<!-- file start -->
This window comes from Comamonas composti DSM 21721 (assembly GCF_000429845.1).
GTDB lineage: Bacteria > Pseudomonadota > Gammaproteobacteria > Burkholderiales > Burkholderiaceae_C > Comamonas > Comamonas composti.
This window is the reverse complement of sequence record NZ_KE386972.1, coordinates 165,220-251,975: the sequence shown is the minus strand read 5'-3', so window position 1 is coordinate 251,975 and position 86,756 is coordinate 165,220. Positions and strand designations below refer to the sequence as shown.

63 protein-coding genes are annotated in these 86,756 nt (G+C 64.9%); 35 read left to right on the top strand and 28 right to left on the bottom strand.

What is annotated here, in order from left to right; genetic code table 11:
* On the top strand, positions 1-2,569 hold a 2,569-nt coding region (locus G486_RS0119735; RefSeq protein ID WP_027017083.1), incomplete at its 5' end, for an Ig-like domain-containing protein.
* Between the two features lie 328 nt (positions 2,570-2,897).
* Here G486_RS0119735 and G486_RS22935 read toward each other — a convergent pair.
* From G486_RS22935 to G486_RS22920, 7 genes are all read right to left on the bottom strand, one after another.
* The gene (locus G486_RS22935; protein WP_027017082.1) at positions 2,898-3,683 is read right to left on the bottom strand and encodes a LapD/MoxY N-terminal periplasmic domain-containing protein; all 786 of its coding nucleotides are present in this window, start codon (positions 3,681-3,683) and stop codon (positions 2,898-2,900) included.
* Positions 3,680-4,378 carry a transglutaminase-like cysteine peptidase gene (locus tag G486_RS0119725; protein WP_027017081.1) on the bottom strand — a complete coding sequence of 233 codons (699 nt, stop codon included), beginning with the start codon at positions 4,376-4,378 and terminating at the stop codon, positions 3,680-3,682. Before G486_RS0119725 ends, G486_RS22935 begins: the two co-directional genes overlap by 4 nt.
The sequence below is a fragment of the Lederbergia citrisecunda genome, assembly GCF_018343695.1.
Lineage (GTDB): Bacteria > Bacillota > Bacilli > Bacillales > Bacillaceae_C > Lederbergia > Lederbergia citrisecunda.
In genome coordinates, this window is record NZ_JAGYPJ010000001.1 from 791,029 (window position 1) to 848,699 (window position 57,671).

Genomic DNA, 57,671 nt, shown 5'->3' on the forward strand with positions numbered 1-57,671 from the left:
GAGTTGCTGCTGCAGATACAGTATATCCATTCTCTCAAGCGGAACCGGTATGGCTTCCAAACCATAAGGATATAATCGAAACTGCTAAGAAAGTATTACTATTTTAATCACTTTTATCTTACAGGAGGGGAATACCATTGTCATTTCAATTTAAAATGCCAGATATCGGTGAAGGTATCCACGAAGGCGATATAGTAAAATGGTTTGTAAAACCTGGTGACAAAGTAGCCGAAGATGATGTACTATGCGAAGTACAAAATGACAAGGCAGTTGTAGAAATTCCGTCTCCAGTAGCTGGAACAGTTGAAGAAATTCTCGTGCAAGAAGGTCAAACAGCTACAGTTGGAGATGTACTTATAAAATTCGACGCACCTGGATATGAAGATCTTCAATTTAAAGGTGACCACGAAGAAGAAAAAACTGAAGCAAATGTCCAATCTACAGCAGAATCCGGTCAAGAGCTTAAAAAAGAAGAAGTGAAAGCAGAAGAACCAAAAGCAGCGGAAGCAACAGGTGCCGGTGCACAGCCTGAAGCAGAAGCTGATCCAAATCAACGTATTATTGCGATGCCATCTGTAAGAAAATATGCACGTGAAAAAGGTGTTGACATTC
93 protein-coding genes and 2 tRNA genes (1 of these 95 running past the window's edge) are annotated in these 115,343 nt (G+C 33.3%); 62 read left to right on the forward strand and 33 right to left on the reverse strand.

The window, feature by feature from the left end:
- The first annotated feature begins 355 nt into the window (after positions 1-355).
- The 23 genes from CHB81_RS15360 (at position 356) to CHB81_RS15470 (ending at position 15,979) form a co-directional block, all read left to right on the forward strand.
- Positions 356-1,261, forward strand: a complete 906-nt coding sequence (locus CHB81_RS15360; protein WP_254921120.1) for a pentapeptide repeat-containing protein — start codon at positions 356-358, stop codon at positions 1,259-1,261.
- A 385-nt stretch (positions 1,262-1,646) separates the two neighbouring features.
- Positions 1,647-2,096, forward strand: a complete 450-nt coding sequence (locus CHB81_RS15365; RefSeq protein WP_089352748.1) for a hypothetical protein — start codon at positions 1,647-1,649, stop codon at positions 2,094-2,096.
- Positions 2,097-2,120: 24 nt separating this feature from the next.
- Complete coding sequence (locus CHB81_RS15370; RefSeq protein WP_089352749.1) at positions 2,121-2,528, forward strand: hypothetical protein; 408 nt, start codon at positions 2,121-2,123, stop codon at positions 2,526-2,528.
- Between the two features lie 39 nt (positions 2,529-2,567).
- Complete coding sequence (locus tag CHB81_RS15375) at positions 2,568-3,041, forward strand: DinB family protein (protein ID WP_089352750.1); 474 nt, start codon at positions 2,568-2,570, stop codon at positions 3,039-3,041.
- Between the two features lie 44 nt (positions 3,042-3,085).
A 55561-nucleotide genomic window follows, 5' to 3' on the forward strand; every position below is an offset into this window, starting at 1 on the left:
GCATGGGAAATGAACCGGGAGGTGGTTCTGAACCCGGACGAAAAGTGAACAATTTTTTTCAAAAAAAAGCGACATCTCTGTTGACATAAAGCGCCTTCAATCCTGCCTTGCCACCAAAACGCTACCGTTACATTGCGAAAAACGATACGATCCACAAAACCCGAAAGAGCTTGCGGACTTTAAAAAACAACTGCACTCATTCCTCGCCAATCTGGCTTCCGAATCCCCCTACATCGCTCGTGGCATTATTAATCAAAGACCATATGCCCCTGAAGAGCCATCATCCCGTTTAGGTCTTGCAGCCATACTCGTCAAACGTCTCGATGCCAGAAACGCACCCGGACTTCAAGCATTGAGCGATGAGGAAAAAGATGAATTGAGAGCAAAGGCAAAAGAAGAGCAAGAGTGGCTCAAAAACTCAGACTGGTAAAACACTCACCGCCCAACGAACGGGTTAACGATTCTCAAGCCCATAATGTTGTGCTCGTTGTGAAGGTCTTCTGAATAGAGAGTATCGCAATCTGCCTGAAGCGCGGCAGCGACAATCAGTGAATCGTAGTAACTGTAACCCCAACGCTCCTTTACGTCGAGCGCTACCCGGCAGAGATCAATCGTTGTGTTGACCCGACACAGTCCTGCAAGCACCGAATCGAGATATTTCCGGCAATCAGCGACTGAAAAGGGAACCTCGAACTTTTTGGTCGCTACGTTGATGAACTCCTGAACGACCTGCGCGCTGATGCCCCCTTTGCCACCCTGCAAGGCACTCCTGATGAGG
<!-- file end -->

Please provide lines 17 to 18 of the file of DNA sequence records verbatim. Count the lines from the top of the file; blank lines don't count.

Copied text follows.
93 protein-coding genes and 2 tRNA genes (1 of these 95 running past the window's edge) are annotated in these 115,343 nt (G+C 33.3%); 62 read left to right on the forward strand and 33 right to left on the reverse strand.

The window, feature by feature from the left end: